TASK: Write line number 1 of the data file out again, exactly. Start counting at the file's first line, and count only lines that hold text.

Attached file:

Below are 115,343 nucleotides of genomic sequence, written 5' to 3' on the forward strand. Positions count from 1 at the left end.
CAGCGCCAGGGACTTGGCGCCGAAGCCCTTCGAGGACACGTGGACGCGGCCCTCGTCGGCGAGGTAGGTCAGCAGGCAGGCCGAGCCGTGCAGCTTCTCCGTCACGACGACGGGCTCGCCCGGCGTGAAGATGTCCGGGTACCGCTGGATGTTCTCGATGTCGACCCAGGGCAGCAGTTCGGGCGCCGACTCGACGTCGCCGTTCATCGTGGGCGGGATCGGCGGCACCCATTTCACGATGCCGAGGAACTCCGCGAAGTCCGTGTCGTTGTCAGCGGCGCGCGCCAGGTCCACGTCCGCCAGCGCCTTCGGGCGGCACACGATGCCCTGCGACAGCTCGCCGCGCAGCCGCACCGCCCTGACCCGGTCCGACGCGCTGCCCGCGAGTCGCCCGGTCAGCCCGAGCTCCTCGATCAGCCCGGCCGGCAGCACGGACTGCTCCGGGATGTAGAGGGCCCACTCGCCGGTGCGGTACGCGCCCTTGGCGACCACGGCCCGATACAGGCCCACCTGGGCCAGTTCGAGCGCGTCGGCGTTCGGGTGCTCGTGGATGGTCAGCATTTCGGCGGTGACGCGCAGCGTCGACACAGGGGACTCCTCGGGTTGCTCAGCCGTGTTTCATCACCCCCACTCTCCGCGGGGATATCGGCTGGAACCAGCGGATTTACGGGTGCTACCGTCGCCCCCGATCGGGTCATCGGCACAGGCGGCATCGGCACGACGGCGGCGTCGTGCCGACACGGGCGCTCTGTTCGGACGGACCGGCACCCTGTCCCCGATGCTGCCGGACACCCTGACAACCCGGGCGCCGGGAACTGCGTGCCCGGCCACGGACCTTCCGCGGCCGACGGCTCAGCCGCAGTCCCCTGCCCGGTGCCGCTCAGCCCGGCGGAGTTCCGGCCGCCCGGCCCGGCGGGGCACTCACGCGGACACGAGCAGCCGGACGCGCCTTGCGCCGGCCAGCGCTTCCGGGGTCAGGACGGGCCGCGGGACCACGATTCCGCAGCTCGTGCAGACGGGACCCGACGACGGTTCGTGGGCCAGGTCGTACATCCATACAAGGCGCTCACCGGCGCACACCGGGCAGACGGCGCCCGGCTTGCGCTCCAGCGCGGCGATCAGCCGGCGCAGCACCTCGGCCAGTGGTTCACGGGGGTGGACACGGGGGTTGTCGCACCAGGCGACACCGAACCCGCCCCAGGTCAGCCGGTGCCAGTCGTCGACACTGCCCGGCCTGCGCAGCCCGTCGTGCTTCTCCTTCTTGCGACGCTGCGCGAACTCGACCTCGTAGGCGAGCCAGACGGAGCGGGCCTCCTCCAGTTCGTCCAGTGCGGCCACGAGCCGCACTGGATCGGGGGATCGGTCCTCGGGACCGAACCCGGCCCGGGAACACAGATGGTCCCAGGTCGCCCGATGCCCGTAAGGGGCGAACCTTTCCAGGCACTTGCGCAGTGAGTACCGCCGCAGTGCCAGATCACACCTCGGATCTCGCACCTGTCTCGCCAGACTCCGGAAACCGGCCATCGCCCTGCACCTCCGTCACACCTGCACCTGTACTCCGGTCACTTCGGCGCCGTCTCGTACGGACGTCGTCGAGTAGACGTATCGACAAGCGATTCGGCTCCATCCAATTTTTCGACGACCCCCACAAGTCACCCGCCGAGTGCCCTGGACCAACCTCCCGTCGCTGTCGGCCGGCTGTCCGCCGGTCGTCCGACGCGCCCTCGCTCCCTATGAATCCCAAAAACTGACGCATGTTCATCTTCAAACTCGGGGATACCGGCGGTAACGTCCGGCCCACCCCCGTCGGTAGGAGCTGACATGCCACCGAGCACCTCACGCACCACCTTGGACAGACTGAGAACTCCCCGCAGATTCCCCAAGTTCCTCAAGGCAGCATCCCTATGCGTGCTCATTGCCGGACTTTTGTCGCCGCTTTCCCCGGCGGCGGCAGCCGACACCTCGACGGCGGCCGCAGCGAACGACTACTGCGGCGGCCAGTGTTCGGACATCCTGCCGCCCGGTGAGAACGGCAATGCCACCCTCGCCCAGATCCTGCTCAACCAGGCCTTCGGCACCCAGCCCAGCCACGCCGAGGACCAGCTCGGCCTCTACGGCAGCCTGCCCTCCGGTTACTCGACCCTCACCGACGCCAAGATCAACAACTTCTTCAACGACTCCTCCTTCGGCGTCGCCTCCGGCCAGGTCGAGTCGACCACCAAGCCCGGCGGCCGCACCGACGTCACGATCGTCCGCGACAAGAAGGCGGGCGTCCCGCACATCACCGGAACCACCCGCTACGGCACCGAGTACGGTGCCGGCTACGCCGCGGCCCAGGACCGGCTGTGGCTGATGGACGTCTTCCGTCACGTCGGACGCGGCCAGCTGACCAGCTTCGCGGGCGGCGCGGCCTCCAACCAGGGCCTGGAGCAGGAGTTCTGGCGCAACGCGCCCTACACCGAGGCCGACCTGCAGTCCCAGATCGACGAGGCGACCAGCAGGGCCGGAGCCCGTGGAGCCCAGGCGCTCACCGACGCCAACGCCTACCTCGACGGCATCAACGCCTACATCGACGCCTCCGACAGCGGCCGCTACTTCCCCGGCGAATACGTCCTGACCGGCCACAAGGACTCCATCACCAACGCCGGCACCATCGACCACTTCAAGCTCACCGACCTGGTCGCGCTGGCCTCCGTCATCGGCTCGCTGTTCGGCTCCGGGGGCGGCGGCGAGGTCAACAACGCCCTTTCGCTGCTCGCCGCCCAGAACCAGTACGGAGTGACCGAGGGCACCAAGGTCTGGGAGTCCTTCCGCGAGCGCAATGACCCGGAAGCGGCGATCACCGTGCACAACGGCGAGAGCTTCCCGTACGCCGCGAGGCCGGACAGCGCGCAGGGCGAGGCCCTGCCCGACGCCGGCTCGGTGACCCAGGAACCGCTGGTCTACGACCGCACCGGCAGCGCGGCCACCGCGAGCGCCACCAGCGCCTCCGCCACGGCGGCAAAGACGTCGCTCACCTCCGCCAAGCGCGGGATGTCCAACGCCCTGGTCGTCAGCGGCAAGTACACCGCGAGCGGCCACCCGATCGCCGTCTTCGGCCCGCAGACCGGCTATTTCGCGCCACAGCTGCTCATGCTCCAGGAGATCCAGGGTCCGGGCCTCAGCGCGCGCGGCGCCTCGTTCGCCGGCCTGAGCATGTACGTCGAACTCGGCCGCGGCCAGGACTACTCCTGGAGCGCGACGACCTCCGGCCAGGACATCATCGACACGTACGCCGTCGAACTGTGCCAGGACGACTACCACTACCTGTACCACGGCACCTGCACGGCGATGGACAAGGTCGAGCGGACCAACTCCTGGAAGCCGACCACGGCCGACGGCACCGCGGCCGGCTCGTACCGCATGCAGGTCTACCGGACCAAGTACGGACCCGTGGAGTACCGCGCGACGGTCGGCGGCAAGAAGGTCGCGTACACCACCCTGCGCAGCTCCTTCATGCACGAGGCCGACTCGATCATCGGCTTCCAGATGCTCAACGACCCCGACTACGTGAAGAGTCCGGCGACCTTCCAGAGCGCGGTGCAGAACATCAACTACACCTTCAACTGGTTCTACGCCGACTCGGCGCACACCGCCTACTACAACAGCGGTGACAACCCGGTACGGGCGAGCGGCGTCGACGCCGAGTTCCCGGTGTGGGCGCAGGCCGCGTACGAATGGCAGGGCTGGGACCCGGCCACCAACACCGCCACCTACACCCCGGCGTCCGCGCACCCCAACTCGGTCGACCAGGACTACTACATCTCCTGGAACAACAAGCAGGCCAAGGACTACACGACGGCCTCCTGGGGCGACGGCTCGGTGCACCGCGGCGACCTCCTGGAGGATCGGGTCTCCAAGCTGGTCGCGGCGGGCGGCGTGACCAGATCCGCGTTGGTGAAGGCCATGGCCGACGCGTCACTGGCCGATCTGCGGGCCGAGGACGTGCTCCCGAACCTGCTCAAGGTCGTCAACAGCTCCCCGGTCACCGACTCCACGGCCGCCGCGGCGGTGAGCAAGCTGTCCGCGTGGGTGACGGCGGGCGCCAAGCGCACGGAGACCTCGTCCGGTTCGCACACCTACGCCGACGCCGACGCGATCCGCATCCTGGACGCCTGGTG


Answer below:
Below are 115,343 nucleotides of genomic sequence, written 5' to 3' on the forward strand. Positions count from 1 at the left end.